During his childhood, Ravi Kudesia’s uncle exposed him to mindfulness practices through meditation when visiting from India.
“He had learned a bunch of these practices and passed them on to me,” said Kudesia, an assistant professor of human resource management.
Now in his career, Kudesia studies mindfulness, or the practice of achieving awareness of thoughts, emotions and experiences, and how it can be effective in the workplace. The practice is becoming popular among individuals in the workplace as a means of fostering stress-relief and overall positive well-being, according to HelpGuide, a nonprofit mental health and wellness website.
Kudesia published an article, “Mindfulness as a Metacognitive Practice” in the Academy of Management Review in June, which focuses on practicing workplace mindfulness as a context-based practice.
His theory is rooted in metacognition, or the awareness of one’s own learning or thinking processes.
“If I can notice what I’m doing in my own mind, then I can adjust it,” he said. “If you don’t notice what’s happening in your own mind, how are you ever going to change it?”
Metacognition-related self-awareness, like mindfulness, is valuable because of its potential to positively impact mental health, said Janie Egan, the mental well-being program coordinator at the Wellness Resource Center.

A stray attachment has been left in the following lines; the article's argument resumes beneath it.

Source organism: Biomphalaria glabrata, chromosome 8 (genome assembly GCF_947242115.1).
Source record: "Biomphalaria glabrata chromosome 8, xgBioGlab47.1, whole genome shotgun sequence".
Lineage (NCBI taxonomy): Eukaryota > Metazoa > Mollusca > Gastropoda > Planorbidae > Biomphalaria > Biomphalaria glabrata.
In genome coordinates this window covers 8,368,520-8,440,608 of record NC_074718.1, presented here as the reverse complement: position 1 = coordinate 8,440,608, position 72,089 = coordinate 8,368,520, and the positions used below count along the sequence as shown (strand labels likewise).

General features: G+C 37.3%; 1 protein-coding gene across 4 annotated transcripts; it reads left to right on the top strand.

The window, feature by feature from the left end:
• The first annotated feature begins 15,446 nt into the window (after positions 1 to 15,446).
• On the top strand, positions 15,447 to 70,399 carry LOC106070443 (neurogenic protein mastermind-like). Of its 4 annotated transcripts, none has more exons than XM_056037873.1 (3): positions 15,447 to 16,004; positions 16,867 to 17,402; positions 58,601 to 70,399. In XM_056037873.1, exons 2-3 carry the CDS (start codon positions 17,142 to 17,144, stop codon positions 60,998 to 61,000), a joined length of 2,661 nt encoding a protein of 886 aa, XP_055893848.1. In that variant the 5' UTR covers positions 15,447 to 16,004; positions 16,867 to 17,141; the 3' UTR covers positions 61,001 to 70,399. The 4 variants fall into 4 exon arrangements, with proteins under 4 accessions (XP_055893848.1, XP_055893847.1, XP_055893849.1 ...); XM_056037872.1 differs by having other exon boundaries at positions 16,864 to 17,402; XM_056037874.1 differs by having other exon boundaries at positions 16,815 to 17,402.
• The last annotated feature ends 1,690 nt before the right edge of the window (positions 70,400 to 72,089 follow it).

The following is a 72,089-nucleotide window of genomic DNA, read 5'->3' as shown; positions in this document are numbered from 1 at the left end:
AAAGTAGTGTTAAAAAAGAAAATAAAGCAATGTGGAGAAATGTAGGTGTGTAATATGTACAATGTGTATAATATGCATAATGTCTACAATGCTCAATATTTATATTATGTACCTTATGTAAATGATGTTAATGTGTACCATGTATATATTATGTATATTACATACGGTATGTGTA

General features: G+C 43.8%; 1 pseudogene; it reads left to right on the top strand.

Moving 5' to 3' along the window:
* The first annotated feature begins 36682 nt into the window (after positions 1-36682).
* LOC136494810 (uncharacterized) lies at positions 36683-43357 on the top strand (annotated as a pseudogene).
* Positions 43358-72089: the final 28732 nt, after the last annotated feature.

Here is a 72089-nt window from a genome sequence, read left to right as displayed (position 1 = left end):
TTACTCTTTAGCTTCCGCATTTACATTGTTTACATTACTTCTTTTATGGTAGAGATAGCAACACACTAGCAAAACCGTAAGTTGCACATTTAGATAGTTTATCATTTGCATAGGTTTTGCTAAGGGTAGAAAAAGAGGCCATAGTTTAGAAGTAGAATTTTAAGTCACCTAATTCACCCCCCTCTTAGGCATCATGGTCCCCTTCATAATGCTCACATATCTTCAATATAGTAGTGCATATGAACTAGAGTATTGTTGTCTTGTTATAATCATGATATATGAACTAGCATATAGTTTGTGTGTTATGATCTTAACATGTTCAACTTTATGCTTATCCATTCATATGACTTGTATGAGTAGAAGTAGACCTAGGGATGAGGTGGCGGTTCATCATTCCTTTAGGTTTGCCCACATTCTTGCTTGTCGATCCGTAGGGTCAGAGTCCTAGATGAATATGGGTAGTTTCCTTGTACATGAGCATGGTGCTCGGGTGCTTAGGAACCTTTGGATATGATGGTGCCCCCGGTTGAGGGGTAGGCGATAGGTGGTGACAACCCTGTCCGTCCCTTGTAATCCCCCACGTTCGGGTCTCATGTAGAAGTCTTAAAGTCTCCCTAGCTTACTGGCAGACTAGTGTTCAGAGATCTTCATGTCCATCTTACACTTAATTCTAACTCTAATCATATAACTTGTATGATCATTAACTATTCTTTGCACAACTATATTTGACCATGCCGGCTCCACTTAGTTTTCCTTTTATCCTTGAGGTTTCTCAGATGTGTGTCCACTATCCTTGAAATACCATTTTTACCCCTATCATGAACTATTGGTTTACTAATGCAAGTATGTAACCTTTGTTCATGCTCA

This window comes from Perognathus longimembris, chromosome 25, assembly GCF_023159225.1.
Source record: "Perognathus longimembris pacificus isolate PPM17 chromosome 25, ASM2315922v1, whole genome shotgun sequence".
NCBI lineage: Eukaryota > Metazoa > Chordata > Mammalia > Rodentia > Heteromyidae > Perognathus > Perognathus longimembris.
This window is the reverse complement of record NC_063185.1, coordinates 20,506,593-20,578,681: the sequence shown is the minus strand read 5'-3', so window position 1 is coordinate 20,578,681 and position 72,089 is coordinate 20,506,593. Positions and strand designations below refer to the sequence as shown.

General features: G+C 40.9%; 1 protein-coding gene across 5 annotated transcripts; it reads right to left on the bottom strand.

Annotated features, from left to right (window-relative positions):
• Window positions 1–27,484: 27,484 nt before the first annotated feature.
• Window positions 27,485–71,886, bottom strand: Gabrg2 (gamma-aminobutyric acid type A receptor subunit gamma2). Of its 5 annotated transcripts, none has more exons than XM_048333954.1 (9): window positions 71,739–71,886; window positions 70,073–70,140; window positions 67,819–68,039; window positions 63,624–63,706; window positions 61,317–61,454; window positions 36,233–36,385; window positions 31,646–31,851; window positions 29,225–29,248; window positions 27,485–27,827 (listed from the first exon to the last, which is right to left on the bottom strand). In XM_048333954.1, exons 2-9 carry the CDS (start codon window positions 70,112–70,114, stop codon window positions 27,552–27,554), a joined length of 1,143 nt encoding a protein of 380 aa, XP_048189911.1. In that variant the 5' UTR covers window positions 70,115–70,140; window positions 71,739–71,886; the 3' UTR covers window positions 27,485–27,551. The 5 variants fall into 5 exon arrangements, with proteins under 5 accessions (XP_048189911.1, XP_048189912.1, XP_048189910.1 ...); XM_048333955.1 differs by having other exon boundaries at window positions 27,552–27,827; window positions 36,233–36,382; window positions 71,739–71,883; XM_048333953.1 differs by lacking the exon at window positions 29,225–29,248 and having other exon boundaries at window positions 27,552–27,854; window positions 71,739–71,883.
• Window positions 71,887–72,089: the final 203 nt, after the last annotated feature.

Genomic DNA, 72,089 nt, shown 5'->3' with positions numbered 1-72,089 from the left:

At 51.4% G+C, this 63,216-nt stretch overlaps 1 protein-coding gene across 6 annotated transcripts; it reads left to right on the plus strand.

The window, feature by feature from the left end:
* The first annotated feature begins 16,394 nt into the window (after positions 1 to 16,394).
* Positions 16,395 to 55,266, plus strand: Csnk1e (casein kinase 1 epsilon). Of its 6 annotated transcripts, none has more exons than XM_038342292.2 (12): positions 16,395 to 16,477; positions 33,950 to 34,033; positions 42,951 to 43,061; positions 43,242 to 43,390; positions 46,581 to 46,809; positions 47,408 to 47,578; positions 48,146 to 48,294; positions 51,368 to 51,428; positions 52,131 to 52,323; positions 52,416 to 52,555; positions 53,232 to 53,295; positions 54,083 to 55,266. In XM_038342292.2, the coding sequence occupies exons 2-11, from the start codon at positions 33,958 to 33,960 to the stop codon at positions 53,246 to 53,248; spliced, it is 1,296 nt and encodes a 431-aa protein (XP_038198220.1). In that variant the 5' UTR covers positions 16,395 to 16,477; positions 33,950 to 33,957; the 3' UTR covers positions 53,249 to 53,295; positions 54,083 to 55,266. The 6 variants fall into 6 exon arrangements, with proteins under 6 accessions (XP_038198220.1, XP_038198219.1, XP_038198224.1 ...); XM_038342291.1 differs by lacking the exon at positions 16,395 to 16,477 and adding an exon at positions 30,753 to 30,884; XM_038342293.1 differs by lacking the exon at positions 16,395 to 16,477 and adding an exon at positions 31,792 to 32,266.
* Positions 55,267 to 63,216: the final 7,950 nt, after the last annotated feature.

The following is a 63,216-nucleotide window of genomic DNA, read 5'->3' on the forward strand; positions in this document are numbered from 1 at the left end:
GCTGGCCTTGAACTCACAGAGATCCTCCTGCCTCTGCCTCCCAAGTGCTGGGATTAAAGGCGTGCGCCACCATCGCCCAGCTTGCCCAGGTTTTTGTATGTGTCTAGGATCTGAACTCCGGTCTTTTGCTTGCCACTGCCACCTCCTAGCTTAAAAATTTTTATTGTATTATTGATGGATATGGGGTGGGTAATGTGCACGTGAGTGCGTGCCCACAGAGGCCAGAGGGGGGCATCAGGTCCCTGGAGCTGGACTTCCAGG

The Wellness Resource Center started offering once-a-month “Mindfulness Basics” sessions for the first time this semester. The sessions offer different kinds of guided meditation, like body scans and breathing exercises.
“Self-awareness is something we can cultivate with mindfulness,” Egan said. “By being aware of ourselves, we can give ourselves what we need so it can support our mental health in that way.”
Kudesia began work-focused mindfulness and meditation practices when he realized the difficulty of balancing work and self-needs after graduating from Boston University with a bachelor’s degree in business administration in 2008.
“I realized it’s extremely hard to detach self from work, and things like stress and those sorts of pressures were really intense,” he said.
Kudesia then became increasingly interested in practicing mindfulness, participating in exercises like a meditation retreat that required him to focus on breathing for roughly 14 hours straight.
“If all you’re doing is paying attention to the sensation of breathing at the tip of your nose, you can go deep — incredibly deep — with that,” he said.
Maria Danielle Williams, a junior secondary education major, said she implements mindfulness practices with her preschool students at Children of America, a daycare in Southampton, Pennsylvania. She uses exercises, like deep breathing sessions and kiddie yoga, to help them begin developing self-regulation skills.
“Emotions fuel all of our behavior as human beings,” Williams said. “But, we tend to forget that they begin and end with the person that is feeling them.”
Kudesia encourages students to explore their curiosities and consider the voices of others.
“One of the most courageous things you can do is to be a little bit more willing to step back, notice your thoughts and feelings and realize that [your] thoughts and feelings are not necessarily reality, they’re not the final truth on any matter,” he said.